Recent advances in assays for the fragile X-related disorders
The fragile X-related disorders are a group of three clinical conditions resulting from the instability of a CGG-repeat tract at the 5′ end of the FMR1 transcript. Fragile X-associated tremor/ataxia syndrome (FXTAS) and fragile X-associated primary ovarian insufficiency (FXPOI) are disorders seen in carriers of FMR1 alleles with 55–200 repeats. Female carriers of these premutation (PM) alleles are also at risk of having a child who has an FMR1 allele with >200 repeats. Most of these full mutation (FM) alleles are epigenetically silenced resulting in a deficit of the FMR1 gene product, FMRP. This results in fragile X Syndrome (FXS), the most common heritable cause of intellectual disability and autism. The diagnosis and study of these disorders is challenging, in part because the detection of alleles with large repeat numbers has, until recently, been either time-consuming or unreliable. This problem is compounded by the mosaicism for repeat length and/or DNA methylation that is frequently seen in PM and FM carriers. Furthermore, since AGG interruptions in the repeat tract affect the risk that a FM allele will be maternally transmitted, the ability to accurately detect these interruptions in female PM carriers is an additional challenge that must be met. This review will discuss some of the pros and cons of some recently described assays for these disorders, including those that detect FMRP levels directly, as well as emerging technologies that promise to improve the diagnosis of these conditions and to be useful in both basic and translational research settings.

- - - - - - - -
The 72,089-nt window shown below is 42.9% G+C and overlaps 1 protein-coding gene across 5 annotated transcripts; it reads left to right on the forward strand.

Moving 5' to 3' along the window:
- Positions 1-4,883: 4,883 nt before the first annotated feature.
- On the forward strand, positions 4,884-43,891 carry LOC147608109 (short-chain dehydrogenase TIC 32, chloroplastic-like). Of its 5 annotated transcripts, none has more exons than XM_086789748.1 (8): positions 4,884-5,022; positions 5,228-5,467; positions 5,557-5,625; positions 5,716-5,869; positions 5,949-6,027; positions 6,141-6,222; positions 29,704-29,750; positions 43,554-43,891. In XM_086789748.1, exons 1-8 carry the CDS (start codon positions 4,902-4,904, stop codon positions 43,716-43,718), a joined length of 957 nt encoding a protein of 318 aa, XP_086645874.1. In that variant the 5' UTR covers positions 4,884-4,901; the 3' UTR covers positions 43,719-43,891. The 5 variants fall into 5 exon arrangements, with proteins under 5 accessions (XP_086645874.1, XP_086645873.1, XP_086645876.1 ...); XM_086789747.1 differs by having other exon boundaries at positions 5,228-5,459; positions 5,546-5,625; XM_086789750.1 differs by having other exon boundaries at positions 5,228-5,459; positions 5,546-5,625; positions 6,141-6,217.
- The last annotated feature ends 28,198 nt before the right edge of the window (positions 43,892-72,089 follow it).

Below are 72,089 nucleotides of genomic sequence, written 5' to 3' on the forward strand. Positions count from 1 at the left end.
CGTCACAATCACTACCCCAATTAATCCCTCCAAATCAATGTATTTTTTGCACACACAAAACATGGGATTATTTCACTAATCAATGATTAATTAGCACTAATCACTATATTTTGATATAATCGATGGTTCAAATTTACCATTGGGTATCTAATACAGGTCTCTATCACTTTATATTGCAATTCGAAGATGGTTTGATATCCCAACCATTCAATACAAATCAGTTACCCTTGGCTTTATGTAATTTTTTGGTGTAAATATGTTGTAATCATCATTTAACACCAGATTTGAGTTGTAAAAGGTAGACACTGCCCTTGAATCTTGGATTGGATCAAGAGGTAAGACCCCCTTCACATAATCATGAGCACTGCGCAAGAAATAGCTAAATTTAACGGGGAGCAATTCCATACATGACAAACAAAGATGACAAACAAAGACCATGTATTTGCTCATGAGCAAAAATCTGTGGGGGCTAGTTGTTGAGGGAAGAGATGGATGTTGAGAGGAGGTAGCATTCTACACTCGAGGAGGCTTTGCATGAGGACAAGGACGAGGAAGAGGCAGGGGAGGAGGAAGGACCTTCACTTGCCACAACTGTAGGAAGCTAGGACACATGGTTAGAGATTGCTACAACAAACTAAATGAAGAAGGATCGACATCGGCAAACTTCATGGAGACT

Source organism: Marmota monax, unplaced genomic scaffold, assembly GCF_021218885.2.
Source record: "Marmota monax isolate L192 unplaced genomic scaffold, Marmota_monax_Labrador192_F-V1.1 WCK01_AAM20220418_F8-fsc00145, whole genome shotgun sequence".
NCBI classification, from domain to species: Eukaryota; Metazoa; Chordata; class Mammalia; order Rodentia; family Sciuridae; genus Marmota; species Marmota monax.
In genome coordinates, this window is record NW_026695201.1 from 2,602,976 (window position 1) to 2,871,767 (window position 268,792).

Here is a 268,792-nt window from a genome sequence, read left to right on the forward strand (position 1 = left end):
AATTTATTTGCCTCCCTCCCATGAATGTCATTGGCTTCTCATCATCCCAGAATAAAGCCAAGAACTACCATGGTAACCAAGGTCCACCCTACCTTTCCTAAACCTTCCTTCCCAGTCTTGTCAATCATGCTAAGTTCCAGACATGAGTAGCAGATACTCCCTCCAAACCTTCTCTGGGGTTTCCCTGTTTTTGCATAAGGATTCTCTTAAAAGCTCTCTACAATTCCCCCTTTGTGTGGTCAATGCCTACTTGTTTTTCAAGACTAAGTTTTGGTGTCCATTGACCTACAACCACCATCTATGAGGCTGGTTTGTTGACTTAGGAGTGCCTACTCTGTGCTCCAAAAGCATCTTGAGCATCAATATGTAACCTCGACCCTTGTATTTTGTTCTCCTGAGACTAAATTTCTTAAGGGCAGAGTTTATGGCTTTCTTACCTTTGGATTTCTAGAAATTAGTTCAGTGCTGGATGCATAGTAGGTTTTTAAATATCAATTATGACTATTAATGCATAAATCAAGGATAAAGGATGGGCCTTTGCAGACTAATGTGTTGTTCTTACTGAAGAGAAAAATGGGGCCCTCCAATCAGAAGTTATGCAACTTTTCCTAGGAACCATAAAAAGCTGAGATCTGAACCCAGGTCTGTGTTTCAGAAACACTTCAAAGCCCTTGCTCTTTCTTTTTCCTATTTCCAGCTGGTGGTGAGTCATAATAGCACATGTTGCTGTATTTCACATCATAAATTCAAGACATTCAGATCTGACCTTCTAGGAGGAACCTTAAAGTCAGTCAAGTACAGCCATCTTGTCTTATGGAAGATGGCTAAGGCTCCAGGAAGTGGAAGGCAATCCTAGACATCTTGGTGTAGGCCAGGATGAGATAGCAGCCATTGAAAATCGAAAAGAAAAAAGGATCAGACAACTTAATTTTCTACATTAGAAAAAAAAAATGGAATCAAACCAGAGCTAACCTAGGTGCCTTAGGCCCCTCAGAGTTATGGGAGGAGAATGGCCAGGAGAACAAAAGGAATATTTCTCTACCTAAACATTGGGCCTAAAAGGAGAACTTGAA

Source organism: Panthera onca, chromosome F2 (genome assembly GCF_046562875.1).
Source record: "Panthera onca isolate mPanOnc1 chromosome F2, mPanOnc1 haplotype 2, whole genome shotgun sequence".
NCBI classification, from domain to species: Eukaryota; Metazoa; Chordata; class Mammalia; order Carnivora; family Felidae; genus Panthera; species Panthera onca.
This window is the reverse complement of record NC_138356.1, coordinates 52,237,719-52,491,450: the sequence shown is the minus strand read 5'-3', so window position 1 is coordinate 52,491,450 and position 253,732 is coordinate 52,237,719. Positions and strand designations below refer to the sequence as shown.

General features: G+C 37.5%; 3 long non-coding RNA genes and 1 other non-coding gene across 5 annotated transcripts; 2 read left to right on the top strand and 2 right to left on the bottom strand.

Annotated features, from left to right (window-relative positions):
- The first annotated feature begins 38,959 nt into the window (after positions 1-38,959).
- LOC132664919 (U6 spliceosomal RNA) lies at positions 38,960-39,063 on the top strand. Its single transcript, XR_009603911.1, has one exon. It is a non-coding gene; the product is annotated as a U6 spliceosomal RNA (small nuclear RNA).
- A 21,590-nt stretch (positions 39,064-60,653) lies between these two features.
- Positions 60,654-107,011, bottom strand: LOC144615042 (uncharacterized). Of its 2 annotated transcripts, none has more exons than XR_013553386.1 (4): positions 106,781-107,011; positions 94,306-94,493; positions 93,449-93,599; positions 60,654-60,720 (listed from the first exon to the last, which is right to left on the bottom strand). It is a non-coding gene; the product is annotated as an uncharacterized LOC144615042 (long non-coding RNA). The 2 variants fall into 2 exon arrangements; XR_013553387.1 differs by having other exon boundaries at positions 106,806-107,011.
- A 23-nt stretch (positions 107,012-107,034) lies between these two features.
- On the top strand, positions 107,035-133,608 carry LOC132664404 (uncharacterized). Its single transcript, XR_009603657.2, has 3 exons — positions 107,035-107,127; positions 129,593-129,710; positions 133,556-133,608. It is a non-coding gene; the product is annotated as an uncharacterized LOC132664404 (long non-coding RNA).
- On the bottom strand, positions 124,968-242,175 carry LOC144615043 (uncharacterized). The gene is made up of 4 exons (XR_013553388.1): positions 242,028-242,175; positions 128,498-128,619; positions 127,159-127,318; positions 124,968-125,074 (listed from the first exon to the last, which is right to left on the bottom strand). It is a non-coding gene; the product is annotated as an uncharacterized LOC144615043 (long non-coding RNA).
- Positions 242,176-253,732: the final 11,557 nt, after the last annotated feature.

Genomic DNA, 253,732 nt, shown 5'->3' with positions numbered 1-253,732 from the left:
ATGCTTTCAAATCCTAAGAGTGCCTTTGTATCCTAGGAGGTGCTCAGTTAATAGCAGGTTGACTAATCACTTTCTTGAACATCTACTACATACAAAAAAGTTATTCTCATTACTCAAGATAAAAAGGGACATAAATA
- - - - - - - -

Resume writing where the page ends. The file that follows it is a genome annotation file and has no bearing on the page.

Publisher URL: https://link.springer.com/article/10.1007/s00439-017-1840-5
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